New spending projections on the Patient Protection and Affordable Care Act (PPACA) (P.L. 111-148) have been released by the Congressional Budget Office (CBO) and the Joint Committee on Taxation (JCT) now that the Supreme Court upheld the constitutionality of the Act on June 28. In addition to the new projections, the CBO has also put together spending projections should H.R. 6079, the Repeal of Obamacare Act, as passed by the House of Representatives on July 11, 2012, actually repeal PPACA. H.R. 6079 would repeal PPACA, with the exception of one subsection that will have no budgetary effect.
Cost of Current Provisions. Although the Supreme Court’s decision left intact all parts of the insurance provisions, it also basically made the expansion of the Medicaid program under PPACA a state option, rather than mandatory for states that wanted to continue receiving federal matching funds for any part of their Medicaid program.
Given the changes in Medicaid, the CBO and JCT now estimate that the insurance coverage provisions of PPACA will have a net cost of $1,168 billion over the 2012–2022 period, compared with $1,252 billion that the CBO projected in March 2012 for that same 11-year period, for a net reduction of $84 billion. The CBO noted that the figures do not include the budgetary impact of other provisions of PPACA, which are projected to reduce budget deficits overall. Included in this amount is the gross costs of $1,683 billion for Medicaid, CHIP, tax credits, and other subsidies for the purchase of health insurance through the newly established insurance exchanges plus any associated costs, and tax credits for small employers. The gross costs include spending of $642 billion for Medicaid and CHIP, which CBO stated is $289 billion less than the March 2012 projections, and $1,017 billion for exchange subsidies, which is $210 billion more than the March 2012 projections. Overall, gross costs are estimated by the CBO to be $79 billion less than what was estimated in March 2012.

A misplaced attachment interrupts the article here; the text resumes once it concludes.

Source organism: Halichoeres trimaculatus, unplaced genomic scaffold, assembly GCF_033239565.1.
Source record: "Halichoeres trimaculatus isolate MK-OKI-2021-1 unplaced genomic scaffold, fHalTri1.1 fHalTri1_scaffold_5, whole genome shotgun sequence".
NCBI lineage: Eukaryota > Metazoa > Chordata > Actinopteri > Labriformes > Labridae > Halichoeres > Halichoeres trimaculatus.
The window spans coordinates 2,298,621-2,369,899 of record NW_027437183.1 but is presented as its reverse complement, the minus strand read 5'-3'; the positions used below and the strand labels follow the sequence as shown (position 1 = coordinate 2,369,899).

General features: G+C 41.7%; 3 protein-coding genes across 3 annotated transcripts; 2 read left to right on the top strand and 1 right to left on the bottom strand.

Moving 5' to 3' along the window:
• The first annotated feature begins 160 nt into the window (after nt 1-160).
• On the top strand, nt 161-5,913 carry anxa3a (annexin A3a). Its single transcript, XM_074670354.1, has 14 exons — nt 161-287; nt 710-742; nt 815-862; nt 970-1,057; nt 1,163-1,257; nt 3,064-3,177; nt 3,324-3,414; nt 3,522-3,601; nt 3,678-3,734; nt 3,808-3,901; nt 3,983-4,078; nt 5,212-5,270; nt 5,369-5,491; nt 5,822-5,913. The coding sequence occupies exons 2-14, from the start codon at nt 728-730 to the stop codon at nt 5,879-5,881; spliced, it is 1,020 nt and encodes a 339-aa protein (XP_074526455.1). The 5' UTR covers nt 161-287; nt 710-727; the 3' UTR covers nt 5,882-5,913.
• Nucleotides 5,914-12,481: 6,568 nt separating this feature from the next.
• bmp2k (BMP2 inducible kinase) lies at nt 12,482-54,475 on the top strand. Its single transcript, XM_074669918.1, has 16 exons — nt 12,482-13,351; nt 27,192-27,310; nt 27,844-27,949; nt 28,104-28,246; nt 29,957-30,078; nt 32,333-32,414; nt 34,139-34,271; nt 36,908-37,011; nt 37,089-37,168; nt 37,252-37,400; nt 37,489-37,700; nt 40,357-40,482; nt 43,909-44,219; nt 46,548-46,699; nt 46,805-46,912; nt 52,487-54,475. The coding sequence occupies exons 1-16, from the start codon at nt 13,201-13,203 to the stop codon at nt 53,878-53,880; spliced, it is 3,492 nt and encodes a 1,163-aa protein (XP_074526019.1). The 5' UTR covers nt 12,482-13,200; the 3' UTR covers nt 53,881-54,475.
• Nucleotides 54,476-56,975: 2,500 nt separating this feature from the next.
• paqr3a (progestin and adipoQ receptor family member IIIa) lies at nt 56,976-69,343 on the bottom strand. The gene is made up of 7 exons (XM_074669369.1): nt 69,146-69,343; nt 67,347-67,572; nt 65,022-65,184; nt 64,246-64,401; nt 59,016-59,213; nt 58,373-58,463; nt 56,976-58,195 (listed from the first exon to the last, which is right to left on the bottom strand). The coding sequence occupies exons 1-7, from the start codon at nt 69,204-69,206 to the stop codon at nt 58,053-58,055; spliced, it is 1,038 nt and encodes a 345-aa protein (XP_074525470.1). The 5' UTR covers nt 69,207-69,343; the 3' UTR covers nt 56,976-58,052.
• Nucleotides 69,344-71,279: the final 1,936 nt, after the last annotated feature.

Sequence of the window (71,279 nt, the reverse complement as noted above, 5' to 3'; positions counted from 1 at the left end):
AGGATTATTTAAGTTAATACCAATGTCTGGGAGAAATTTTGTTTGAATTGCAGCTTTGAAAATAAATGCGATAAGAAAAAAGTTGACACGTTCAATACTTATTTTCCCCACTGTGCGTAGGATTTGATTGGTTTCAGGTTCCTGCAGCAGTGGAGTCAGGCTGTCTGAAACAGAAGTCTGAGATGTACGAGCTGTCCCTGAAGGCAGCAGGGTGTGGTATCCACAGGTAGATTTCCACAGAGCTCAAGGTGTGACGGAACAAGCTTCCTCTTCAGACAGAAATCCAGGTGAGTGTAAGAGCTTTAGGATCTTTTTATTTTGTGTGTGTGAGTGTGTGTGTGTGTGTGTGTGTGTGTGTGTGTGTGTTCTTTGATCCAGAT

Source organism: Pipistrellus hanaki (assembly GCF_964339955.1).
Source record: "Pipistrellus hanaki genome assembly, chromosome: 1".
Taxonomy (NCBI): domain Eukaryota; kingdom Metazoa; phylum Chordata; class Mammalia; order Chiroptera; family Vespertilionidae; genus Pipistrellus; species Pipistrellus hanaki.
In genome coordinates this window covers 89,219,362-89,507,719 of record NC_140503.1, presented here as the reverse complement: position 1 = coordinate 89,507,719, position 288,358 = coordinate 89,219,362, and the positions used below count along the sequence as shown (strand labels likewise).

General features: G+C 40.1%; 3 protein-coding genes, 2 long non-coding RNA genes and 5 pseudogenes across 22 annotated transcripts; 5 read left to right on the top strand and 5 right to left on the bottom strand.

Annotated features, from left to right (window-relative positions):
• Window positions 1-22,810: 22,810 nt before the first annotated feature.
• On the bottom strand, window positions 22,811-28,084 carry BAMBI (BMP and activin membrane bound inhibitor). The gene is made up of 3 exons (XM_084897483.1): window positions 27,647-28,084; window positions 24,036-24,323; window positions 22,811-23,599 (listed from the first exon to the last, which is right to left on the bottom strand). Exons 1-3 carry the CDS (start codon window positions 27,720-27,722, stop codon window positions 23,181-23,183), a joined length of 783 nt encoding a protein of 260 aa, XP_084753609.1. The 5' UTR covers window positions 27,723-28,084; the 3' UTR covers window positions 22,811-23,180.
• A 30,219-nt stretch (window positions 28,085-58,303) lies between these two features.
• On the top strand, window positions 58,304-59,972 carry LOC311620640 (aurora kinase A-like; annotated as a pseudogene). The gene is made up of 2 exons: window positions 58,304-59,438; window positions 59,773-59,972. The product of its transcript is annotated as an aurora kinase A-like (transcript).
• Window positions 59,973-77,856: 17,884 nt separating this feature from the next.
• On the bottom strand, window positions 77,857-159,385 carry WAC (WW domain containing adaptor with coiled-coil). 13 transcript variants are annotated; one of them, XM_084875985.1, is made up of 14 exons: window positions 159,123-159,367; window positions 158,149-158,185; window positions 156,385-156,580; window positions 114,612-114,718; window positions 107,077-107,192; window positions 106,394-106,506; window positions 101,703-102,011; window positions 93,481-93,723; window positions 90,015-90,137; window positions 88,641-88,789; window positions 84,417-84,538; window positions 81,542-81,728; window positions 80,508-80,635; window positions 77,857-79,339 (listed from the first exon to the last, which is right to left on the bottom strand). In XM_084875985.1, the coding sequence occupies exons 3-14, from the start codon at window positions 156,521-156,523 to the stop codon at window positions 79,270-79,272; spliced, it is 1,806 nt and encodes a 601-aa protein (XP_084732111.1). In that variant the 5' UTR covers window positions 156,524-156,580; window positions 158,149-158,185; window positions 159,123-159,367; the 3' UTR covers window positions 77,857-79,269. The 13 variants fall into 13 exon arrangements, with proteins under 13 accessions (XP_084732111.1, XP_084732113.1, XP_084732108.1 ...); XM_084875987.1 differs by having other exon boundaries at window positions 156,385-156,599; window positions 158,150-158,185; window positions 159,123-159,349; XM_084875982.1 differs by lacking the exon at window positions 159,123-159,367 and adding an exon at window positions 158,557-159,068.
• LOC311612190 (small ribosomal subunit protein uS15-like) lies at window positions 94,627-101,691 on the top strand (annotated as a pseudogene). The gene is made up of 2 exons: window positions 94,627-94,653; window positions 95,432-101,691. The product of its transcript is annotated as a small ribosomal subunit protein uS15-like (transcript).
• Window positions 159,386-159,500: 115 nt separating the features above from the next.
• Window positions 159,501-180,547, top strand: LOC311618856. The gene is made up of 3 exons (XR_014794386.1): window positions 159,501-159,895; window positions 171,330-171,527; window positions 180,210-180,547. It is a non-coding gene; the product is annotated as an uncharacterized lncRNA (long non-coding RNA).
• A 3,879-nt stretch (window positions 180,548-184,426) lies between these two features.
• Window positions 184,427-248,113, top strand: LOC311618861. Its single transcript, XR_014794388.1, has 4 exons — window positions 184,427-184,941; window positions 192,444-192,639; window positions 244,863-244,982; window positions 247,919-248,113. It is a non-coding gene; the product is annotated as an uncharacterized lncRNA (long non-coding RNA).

HR 6079 Increase. In repealing PPACA, H.R. 6079 would restore provisions of law modified by that legislation as if PPACA had never been enacted. Among other things, H.R. 6079 would: (1) eliminate the requirement that most legal residents of the United States obtain health insurance or pay a penalty tax; (2) eliminate insurance exchanges through which certain individuals and families will receive federal subsidies to substantially reduce the cost of purchasing health insurance coverage; (3) significantly reduce eligibility for Medicaid for residents of states that will choose to expand their programs under the ACA; (4) increase the rate of growth of Medicare’s payment rates for most services (relative to the growth rates projected under current law); (5) eliminate the excise tax on health insurance plans with relatively high premiums; (6) eliminate certain taxes on individuals and families with relatively high incomes; and (7) make various other changes to the federal tax code, Medicare, Medicaid, and other programs.
CBO’s estimate on HR 6079 reflects the spending and revenue projections in the CBO’s March, 2012 baseline as adjusted to take into account the effects of the recent Supreme Court decision. Assuming that H.R. 6079 is enacted at the beginning of fiscal year 2013, CBO and JCT estimate that the direct spending and revenue effects of enacting the legislation would cause a net increase in federal budget deficits of $109 billion over the 2013–2022 period. It is estimated that H.R. 6079 would reduce direct spending by $890 billion and reduce revenues by $1 trillion between 2013 and 2022, thus adding $109 billion to federal budget deficits over that period.
It is important to note that these updated estimates for the coverage provisions do not include the budgetary impact of other provisions of PPACA, so they are not comprehensive of the Act as a whole. Similarly, the estimated budgetary effects of enacting H.R. 6079 are very close to an estimate of the budgetary effects of the ACA with the signs reversed. The CBO noted that some provisions of PPACA cannot be retroactively adjusted, andit anticipates that some of the changes induced by PPACA in how public and private health insurance and health care programs are administered would be sustained under H.R. 6079.